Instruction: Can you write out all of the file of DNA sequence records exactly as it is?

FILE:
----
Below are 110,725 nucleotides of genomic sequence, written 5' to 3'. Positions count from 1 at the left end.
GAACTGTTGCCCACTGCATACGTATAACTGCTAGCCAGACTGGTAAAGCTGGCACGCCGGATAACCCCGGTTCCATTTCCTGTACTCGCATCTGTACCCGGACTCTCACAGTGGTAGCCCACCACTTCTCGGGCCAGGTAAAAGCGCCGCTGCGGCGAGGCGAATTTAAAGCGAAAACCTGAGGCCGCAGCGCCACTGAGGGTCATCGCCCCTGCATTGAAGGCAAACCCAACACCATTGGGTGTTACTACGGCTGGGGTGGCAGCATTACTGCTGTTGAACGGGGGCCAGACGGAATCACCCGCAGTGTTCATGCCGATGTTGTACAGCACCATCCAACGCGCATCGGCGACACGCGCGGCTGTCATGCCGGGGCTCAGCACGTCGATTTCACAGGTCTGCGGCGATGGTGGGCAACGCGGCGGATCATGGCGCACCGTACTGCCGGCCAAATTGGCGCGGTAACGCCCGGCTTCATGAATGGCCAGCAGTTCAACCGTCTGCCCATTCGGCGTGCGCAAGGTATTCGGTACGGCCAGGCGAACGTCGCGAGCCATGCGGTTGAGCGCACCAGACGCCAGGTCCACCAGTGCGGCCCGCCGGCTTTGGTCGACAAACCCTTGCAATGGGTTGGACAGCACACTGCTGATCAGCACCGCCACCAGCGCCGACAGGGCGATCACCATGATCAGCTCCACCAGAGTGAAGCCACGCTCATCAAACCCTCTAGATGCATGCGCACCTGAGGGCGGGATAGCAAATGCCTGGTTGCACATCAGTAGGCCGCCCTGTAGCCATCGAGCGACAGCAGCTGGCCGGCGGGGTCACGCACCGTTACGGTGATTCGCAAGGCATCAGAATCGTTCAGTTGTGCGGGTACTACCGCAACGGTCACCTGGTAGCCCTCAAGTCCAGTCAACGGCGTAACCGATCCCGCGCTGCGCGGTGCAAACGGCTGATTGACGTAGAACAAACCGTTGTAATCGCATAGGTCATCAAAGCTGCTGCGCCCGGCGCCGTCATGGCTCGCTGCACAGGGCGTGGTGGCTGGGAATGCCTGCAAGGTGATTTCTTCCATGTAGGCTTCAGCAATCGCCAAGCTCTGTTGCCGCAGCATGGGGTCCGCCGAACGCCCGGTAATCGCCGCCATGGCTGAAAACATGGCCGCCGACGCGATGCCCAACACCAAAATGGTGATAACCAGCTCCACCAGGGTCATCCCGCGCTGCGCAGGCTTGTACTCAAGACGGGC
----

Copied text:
Below are 110,725 nucleotides of genomic sequence, written 5' to 3'. Positions count from 1 at the left end.
GAACTGTTGCCCACTGCATACGTATAACTGCTAGCCAGACTGGTAAAGCTGGCACGCCGGATAACCCCGGTTCCATTTCCTGTACTCGCATCTGTACCCGGACTCTCACAGTGGTAGCCCACCACTTCTCGGGCCAGGTAAAAGCGCCGCTGCGGCGAGGCGAATTTAAAGCGAAAACCTGAGGCCGCAGCGCCACTGAGGGTCATCGCCCCTGCATTGAAGGCAAACCCAACACCATTGGGTGTTACTACGGCTGGGGTGGCAGCATTACTGCTGTTGAACGGGGGCCAGACGGAATCACCCGCAGTGTTCATGCCGATGTTGTACAGCACCATCCAACGCGCATCGGCGACACGCGCGGCTGTCATGCCGGGGCTCAGCACGTCGATTTCACAGGTCTGCGGCGATGGTGGGCAACGCGGCGGATCATGGCGCACCGTACTGCCGGCCAAATTGGCGCGGTAACGCCCGGCTTCATGAATGGCCAGCAGTTCAACCGTCTGCCCATTCGGCGTGCGCAAGGTATTCGGTACGGCCAGGCGAACGTCGCGAGCCATGCGGTTGAGCGCACCAGACGCCAGGTCCACCAGTGCGGCCCGCCGGCTTTGGTCGACAAACCCTTGCAATGGGTTGGACAGCACACTGCTGATCAGCACCGCCACCAGCGCCGACAGGGCGATCACCATGATCAGCTCCACCAGAGTGAAGCCACGCTCATCAAACCCTCTAGATGCATGCGCACCTGAGGGCGGGATAGCAAATGCCTGGTTGCACATCAGTAGGCCGCCCTGTAGCCATCGAGCGACAGCAGCTGGCCGGCGGGGTCACGCACCGTTACGGTGATTCGCAAGGCATCAGAATCGTTCAGTTGTGCGGGTACTACCGCAACGGTCACCTGGTAGCCCTCAAGTCCAGTCAACGGCGTAACCGATCCCGCGCTGCGCGGTGCAAACGGCTGATTGACGTAGAACAAACCGTTGTAATCGCATAGGTCATCAAAGCTGCTGCGCCCGGCGCCGTCATGGCTCGCTGCACAGGGCGTGGTGGCTGGGAATGCCTGCAAGGTGATTTCTTCCATGTAGGCTTCAGCAATCGCCAAGCTCTGTTGCCGCAGCATGGGGTCCGCCGAACGCCCGGTAATCGCCGCCATGGCTGAAAACATGGCCGCCGACGCGATGCCCAACACCAAAATGGTGATAACCAGCTCCACCAGGGTCATCCCGCGCTGCGCAGGCTTGTACTCAAGACGGGC